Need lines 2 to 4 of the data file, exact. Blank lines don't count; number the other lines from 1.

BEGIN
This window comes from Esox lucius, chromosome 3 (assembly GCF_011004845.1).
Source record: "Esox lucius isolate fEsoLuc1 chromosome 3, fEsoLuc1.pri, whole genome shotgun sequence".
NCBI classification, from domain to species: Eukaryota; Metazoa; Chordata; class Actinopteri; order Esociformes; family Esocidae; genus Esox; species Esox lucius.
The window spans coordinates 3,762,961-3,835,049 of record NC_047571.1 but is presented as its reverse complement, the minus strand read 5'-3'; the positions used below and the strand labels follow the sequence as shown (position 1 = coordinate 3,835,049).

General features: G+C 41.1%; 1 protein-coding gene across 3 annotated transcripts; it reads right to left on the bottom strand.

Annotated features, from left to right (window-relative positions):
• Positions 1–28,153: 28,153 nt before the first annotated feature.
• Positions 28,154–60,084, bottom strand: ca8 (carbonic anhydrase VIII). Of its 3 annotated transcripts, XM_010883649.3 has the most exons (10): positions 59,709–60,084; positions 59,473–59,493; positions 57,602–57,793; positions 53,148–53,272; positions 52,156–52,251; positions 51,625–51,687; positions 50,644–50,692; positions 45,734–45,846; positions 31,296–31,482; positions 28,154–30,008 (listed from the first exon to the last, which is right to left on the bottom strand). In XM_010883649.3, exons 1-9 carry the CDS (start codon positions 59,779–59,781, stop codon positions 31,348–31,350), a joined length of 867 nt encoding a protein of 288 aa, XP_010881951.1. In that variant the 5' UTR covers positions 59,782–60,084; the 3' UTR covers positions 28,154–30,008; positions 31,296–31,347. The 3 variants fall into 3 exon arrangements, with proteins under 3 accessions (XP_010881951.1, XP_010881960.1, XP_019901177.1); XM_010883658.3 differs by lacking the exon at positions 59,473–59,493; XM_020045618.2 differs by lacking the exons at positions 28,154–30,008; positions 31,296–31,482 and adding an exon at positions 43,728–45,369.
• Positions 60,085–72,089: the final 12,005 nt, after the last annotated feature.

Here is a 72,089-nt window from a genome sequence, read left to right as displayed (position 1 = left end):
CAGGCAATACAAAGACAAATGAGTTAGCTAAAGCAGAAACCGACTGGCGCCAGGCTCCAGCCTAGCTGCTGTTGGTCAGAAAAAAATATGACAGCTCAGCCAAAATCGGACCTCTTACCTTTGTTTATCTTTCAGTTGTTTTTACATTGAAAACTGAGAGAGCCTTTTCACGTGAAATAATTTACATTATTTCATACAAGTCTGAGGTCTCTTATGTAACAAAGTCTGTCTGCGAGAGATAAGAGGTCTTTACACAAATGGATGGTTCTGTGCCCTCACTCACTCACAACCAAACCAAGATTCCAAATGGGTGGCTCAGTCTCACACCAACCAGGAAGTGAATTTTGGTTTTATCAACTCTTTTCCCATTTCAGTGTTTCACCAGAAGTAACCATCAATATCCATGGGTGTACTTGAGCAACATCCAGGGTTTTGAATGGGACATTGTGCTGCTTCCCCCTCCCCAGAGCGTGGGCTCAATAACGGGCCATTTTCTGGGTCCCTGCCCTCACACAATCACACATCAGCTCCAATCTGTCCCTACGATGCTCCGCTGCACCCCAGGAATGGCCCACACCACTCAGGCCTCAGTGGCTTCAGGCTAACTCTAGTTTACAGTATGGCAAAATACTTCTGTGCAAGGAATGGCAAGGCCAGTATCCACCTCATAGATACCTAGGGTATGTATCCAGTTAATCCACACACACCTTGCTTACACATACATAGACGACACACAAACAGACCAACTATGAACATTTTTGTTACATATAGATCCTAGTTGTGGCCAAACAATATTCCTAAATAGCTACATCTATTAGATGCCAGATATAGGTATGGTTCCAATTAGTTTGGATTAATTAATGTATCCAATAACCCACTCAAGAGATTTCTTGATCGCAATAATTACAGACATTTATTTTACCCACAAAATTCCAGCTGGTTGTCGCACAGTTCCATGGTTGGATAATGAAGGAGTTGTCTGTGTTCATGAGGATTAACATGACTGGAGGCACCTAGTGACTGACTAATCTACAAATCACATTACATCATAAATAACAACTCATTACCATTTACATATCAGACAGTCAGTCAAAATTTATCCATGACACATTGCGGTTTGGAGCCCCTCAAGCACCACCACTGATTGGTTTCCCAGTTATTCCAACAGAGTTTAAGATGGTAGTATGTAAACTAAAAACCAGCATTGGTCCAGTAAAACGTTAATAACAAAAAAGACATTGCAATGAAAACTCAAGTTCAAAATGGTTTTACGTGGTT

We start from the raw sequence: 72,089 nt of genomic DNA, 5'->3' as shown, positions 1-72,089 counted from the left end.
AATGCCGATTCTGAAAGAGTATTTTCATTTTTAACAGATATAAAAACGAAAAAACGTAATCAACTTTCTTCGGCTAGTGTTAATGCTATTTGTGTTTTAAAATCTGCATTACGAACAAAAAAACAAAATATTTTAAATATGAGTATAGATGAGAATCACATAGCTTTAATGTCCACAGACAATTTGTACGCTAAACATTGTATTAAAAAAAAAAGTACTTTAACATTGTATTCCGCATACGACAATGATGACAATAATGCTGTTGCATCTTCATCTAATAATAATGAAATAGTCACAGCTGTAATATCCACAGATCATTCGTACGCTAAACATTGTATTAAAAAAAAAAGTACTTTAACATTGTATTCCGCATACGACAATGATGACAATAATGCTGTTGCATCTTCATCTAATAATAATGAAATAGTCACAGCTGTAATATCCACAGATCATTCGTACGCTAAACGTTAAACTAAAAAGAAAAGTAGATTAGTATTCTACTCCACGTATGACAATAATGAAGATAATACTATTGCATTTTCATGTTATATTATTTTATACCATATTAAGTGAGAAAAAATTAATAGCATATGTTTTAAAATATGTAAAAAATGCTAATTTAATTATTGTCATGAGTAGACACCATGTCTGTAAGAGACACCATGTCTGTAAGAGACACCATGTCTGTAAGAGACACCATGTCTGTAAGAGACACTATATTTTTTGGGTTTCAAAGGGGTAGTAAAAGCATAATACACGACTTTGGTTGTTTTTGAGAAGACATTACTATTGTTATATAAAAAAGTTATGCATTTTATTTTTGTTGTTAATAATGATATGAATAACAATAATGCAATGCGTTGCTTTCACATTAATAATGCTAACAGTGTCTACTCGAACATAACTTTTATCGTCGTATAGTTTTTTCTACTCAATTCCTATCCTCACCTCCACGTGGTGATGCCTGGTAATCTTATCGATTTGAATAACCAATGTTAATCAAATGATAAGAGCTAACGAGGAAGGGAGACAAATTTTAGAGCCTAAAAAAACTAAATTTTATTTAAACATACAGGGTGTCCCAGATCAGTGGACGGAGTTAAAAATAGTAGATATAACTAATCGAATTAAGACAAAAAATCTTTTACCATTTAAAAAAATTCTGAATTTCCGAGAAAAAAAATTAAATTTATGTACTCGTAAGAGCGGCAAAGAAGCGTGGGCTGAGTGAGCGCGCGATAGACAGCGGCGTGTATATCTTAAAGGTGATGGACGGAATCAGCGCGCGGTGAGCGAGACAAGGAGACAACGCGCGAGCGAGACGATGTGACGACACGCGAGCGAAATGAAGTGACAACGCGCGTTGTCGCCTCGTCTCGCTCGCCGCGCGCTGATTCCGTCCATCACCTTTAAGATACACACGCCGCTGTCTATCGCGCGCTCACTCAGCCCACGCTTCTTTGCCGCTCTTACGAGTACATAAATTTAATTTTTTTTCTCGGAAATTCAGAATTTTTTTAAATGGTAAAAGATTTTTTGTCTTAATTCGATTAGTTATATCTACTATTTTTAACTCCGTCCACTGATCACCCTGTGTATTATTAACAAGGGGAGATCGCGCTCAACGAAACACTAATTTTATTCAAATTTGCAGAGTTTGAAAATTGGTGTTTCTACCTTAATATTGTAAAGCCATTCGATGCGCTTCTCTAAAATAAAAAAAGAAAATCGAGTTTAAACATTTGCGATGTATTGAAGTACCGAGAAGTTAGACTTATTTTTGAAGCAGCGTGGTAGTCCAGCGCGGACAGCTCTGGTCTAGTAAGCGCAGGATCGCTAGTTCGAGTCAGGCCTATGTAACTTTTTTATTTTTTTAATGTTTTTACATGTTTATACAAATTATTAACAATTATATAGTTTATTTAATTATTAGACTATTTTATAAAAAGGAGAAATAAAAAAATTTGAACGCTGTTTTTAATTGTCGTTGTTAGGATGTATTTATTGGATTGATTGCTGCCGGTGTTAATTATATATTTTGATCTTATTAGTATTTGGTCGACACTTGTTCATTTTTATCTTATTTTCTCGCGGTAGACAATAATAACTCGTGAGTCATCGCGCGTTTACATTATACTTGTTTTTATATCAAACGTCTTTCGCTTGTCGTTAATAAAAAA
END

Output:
Source record: "Esox lucius isolate fEsoLuc1 chromosome 3, fEsoLuc1.pri, whole genome shotgun sequence".
NCBI classification, from domain to species: Eukaryota; Metazoa; Chordata; class Actinopteri; order Esociformes; family Esocidae; genus Esox; species Esox lucius.
The window spans coordinates 3,762,961-3,835,049 of record NC_047571.1 but is presented as its reverse complement, the minus strand read 5'-3'; the positions used below and the strand labels follow the sequence as shown (position 1 = coordinate 3,835,049).